1. Writers, as you show, were certainly influenced by the era’s medical texts, but were physicians reading the works of these literary figures? In other words, was there a mutual exchange of influence and recognition between Victorian physicians and writers? Were physicians aware of their impact on shaping the literary texts you examine?

Yes, certainly. This question could have formed the basis of another book—volume 2 perhaps. We know that medical figures read fiction—there is a famous account of the physiologist and surgeon Benjamin Brodie reading The Pickwick Papers in his carriage between consultations; other medics saw literature as crucial to the kind of work they did. The surgeon Anthony Carlisle perceived there to be similarities with the progress of illness and/or injury and the progress of a story. He is thought to have written a gothic novel. For other medical and scientific figures, literature was a ‘switch off’ activity. We have accounts, for instance, of Charles Darwin and Richard Owen reading Dickens in the evenings. In later psychological texts of the period, Dickens’s characters are often held up as case studies of complex conditions like dementia. Whereas we have an obvious written record of medicine’s influence on literature (we can look at specialist language working its way into fictional plots), proving the inspirations in the opposite direction is more challenging, but I wonder whether the evidence is less ‘tangible’. I think the centrality of narrative in case studies and accounts of experiments, for instance, owes much to the powerful example of literature; I also think questions of causation, biological determinism, psychological wellness or aberration have their roots in the long social and psychic studies of the novel.

  1. While these writers used medical language to ground their plots and characters in the materiality of poverty, one wonders if these descriptions would have eventually desensitized readers to the shock of starvation’s physical dimensions. That is, did the language of medical science and physiology become subsumed into what later readers may have recognized (and disparaged) as sentimentality? Did the language of physiology eventually lose its trenchancy as it became an established feature of these Victorian writers’ works?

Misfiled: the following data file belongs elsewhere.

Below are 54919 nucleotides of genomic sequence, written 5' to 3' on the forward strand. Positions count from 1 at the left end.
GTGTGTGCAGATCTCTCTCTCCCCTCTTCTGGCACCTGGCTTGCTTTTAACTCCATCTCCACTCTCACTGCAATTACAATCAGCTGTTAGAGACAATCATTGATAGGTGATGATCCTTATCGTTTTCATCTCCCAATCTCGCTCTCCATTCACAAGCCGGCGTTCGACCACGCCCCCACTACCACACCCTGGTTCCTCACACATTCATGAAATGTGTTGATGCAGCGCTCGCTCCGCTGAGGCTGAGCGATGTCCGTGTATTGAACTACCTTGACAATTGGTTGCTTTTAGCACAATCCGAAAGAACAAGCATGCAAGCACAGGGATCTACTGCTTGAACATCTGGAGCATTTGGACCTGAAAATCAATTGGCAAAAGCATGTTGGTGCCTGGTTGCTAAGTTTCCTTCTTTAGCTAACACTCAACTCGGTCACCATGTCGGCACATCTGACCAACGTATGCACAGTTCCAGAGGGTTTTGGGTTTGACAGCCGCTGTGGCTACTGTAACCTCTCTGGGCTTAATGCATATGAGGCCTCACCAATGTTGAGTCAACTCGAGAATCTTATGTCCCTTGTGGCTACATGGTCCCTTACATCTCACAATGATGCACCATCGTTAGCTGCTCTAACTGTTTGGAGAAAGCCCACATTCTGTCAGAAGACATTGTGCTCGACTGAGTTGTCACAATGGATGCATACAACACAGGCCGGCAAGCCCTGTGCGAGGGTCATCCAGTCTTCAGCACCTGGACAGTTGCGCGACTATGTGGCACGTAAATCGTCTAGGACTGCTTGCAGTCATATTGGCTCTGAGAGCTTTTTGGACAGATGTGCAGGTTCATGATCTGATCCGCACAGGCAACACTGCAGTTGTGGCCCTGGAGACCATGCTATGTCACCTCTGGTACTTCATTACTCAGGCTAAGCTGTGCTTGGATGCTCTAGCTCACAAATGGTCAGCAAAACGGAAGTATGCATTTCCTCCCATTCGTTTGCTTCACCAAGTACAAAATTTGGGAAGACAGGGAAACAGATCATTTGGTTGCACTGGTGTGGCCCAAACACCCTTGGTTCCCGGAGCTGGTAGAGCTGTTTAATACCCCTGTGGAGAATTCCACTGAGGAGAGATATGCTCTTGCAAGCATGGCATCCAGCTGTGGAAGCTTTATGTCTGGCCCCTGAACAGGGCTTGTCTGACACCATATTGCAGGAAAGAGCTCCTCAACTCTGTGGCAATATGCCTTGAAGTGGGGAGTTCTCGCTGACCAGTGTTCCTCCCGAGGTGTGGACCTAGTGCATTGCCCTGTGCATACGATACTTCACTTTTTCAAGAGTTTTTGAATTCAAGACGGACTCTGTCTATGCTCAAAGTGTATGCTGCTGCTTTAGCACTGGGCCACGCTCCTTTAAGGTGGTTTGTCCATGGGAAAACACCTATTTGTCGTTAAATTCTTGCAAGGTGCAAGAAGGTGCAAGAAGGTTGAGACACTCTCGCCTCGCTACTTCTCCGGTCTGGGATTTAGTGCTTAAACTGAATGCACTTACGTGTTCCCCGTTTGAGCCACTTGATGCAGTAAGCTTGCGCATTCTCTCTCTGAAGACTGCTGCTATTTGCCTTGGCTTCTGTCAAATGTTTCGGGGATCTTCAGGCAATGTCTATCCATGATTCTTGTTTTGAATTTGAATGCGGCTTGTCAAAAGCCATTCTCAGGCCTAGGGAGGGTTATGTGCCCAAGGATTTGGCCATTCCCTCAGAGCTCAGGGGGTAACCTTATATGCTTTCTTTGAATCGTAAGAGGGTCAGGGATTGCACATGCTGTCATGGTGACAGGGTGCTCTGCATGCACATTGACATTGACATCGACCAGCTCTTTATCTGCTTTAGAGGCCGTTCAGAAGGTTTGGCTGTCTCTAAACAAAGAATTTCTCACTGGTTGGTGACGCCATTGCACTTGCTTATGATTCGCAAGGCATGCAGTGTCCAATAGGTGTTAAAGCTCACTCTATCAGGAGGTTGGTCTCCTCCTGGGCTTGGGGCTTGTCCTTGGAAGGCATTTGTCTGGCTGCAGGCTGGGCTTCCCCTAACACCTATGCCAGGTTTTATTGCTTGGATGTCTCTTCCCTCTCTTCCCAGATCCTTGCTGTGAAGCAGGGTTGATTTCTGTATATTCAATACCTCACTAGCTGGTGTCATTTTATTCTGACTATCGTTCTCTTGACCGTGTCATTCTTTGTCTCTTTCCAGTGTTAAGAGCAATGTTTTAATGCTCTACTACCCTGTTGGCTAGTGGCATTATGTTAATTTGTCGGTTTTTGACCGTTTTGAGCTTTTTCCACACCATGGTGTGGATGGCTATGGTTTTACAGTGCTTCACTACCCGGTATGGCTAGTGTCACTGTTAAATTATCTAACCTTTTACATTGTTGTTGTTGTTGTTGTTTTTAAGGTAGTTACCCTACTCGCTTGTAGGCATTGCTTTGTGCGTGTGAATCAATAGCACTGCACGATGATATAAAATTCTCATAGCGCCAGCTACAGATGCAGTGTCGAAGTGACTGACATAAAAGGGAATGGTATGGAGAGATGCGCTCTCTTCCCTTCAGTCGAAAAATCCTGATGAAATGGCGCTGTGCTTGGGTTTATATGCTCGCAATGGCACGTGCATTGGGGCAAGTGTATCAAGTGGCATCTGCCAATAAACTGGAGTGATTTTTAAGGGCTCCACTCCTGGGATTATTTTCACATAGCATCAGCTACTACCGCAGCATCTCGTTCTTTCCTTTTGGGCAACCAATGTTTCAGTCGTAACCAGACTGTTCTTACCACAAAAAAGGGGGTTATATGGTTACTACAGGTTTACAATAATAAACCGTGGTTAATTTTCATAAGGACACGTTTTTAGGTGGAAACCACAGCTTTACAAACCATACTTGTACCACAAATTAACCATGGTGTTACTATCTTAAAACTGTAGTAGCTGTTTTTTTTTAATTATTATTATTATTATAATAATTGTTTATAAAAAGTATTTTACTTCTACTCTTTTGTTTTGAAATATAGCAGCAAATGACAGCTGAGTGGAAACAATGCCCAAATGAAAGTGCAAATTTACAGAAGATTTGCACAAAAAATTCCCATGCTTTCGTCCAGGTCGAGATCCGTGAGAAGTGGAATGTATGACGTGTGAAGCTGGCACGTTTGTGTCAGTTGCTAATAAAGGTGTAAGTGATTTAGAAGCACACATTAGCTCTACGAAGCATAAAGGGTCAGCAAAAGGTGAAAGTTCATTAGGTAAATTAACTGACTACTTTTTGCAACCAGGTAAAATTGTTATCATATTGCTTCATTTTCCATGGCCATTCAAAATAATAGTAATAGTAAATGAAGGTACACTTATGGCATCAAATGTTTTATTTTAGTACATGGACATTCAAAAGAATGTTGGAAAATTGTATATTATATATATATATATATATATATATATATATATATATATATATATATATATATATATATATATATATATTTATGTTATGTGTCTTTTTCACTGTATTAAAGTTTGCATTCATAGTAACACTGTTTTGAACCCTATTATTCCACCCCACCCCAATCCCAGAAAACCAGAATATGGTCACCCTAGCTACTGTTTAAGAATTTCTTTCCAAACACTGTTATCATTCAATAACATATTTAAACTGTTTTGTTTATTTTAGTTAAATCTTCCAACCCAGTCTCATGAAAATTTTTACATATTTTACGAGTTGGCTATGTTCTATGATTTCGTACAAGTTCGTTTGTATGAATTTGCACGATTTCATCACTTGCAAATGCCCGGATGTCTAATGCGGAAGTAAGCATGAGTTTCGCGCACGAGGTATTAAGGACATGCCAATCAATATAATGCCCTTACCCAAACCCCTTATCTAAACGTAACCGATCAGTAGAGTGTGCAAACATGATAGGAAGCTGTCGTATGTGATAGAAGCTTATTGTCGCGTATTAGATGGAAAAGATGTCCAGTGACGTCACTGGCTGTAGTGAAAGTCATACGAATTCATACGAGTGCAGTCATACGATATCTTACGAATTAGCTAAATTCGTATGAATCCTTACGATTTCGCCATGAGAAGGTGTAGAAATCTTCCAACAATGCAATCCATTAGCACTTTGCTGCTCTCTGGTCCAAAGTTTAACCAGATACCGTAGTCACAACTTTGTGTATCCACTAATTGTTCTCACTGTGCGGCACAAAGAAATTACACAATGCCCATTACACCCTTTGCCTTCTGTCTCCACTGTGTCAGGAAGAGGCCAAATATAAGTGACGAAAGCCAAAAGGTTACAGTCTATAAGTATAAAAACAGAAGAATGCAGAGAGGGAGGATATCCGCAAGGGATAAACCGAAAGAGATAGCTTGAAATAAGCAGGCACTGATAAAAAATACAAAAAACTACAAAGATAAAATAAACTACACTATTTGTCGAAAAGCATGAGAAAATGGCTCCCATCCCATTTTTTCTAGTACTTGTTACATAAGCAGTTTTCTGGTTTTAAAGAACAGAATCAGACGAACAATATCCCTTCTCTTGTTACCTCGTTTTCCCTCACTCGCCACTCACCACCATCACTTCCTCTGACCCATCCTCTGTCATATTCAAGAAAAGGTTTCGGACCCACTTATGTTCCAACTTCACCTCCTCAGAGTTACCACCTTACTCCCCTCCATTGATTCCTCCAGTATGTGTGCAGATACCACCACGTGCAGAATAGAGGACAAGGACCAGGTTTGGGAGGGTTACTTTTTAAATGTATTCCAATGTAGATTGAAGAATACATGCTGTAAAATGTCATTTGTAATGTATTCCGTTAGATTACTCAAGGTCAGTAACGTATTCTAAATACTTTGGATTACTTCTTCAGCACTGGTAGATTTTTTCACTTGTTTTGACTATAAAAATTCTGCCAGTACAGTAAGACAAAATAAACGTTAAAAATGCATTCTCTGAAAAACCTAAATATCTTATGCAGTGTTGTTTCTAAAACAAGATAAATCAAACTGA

It’s a good question. Certainly, in respect to the long nineteenth century, I think the science of poverty offered something of a stimulant to ways of reading which had become desensitized. We often hear of social-crusade literature, or poverty tourism in the nineteenth century, as intending to jolt the Victorian reader with confrontations from a world they had chosen to ignore, or which their middle-class existences sheltered them from; but by the 1840s, the world of letters, politics, and social reform were overwhelmed with newspaper reportage, government blue books, and philanthropic pamphlets. Writings about the stock figures of the starving mother and child, for instance, were very common and it’s unlikely that these would have had the confrontational power it would be all-too-easy to ascribe to them when read out of context. In the nineteenth century, however, physiology was relatively new; people were used to medicine as the treatment of the sick, and to anatomy as the study of bodies, usually dead ones, but the science of life—the science of the processes of life—was relatively fresh. This new science had new things to say about hunger—how it operates, what causes it, and how it proceeds if it is unchecked. I think this did emerge into something confrontational, something which had a powerful political ballast. I think it still does.